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AU/CIEFFA seeks to partner with PAP





African Union-International Centre for Girls and Women's education in Africa (AU/CIEFFA) is seeking to partner Pan-African Parliament (PAP) as they want to achieve  gender friendly culture in the continent.

AU/CIEFFA is a specialised institution of the African Union since 2004, dealing with women and girls' education.

Its centre is located in Ouagadogou, Burkina Faso.

They advocate for gender equality and sensitivity throughout the education and training while also accelerating gender parity and equity in the society.

During an AU/CIEFFA technical meeting held on the margins of the 2nd ordinary session of the 5th Pan-African Parliament in Midrand, South Africa, Dr Yankey-Outtara Simome, AU/CIEFFA senior policy officer, said partnering Pan-African Parliament will help them understand the different approaches legislators use in their respective countries to promote gender sensitive culture.

"The reason why we want to partner Pan-African Parliament is because we want to understand the mechanisms put in place by different countries towards realisation of a gender friendly culture."

To inculcate this culture Dr Yankey-Outtara believes the starting point should be the classroom.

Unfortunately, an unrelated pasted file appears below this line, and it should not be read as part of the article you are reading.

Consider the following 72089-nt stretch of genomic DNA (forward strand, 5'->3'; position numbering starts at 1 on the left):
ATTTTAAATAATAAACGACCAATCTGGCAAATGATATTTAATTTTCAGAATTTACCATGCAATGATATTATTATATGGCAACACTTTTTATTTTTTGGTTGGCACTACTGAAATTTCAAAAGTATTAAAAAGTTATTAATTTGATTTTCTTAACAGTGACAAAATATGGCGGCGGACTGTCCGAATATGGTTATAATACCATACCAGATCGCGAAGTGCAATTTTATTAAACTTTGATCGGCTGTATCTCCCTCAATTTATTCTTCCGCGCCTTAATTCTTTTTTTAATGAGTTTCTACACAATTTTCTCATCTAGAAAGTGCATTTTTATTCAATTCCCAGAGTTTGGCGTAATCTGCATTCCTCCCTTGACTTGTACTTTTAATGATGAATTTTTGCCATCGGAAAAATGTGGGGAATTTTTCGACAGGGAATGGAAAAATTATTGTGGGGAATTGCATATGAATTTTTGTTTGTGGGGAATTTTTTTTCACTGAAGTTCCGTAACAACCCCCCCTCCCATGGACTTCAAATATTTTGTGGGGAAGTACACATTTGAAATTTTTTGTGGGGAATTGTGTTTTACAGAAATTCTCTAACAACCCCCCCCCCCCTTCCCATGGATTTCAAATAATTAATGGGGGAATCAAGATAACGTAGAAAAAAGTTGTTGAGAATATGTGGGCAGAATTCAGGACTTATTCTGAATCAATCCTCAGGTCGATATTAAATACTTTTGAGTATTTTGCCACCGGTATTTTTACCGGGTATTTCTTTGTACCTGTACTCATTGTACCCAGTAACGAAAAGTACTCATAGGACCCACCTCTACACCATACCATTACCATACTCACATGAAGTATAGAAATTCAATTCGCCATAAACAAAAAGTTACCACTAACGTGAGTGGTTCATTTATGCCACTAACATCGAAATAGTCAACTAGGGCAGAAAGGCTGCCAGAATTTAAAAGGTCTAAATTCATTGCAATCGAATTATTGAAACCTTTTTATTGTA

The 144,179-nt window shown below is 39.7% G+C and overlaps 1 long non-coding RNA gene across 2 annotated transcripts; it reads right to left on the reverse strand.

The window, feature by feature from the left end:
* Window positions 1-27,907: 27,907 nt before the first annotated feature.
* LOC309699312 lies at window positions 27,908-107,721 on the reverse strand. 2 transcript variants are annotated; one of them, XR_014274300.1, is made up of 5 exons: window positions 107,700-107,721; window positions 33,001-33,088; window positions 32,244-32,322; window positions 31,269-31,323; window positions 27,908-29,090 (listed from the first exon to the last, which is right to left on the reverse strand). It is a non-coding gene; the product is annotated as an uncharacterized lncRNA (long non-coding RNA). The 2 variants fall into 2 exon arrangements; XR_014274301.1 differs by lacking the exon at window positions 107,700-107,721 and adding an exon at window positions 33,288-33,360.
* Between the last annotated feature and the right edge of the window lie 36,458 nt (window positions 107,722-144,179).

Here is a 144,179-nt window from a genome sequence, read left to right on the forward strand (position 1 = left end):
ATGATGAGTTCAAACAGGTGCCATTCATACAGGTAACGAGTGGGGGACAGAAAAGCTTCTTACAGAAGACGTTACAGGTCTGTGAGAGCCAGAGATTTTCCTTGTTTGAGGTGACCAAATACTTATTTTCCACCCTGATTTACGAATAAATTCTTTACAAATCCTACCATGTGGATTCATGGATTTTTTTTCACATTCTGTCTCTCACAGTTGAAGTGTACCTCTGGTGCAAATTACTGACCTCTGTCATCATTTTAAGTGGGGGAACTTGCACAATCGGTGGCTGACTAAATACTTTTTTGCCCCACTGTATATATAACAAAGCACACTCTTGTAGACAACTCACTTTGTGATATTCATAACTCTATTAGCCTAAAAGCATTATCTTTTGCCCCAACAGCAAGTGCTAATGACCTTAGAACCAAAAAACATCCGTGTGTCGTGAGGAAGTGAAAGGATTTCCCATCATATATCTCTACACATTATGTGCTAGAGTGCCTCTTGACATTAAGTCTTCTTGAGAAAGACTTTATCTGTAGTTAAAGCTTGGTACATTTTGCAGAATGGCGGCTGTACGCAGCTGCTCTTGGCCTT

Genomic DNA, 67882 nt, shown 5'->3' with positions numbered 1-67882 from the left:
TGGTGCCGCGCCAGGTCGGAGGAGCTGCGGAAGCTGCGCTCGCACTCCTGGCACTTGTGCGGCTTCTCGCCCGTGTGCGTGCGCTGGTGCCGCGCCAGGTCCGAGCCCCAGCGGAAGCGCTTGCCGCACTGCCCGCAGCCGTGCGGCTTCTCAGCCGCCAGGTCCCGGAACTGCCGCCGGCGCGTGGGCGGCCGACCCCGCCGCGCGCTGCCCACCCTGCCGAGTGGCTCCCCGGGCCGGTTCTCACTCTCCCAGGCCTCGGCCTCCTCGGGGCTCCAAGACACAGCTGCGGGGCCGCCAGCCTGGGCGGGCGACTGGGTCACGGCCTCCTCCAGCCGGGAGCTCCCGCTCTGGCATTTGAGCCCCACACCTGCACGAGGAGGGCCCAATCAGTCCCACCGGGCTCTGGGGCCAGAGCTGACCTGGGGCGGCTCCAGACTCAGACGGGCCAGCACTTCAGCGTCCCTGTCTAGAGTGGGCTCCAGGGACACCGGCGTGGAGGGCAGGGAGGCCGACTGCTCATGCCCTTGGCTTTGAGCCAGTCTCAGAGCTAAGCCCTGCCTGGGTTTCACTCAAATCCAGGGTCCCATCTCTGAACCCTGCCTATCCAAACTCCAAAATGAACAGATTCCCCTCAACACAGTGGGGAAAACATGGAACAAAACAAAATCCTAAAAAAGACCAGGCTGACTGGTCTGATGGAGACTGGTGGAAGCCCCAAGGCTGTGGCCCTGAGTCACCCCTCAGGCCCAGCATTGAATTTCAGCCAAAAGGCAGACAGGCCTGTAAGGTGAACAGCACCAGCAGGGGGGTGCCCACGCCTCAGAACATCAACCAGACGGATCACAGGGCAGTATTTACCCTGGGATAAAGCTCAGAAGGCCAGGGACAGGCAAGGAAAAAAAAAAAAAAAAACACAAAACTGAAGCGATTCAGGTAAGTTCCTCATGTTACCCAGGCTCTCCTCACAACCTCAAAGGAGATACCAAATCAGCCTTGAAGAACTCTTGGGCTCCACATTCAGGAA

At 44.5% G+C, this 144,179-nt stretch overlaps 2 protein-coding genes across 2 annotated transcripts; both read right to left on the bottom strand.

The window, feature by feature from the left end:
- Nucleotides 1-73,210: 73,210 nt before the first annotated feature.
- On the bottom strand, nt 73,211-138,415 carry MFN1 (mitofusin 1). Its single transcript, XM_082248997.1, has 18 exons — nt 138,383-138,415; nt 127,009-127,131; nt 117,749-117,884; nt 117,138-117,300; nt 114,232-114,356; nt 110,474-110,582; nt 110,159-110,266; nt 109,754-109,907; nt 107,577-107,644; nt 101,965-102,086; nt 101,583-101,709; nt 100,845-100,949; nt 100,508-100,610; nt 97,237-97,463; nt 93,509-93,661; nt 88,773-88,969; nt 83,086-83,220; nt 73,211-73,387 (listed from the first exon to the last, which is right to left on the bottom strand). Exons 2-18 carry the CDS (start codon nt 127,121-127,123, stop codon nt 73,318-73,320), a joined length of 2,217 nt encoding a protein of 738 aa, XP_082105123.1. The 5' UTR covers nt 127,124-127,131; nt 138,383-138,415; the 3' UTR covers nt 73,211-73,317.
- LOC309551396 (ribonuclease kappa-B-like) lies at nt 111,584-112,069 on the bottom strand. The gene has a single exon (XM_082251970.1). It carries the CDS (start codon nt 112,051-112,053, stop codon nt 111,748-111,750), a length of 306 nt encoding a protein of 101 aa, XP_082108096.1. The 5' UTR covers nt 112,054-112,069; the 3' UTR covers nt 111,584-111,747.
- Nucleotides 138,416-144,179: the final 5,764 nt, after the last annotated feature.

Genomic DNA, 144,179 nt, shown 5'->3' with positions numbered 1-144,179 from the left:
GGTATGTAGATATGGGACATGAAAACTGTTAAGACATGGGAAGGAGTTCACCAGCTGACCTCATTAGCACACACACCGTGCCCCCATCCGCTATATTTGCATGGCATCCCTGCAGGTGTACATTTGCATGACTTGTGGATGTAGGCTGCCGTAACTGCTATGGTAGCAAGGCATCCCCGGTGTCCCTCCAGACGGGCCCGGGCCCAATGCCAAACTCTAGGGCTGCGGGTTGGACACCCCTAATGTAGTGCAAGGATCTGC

"A gender friendly cultures entails  gender friendly classrooms, gender friendly materials and textbooks, gender friendly schools and facilities and gender friendly community.If these are not met we will have high drop out cases particularly among girls," she said.

In the same meeting Dr Rita Bissoonauth, AU/CIEFFA coordinator, said a lot needs to be done in schools as girls continue to face discrimination and abuse which threatens to undermine the potentially transformative power of the education they receive.

While giving a situational analysis of Africa she said millions of children particularly girls are denied the right to education and are unable to access the knowledge,skills and capabilities necessary to take an empowered and equal role in society.

Hence she suggested that African educational systems must be encouraging to both boys and girls.

" African educational systems must encourage both boys and girls in STEM subjects at all levels.'STEMitizing' curricula, learning content and teachers training is required," she said.

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Chuka (Webby) Aniemeka

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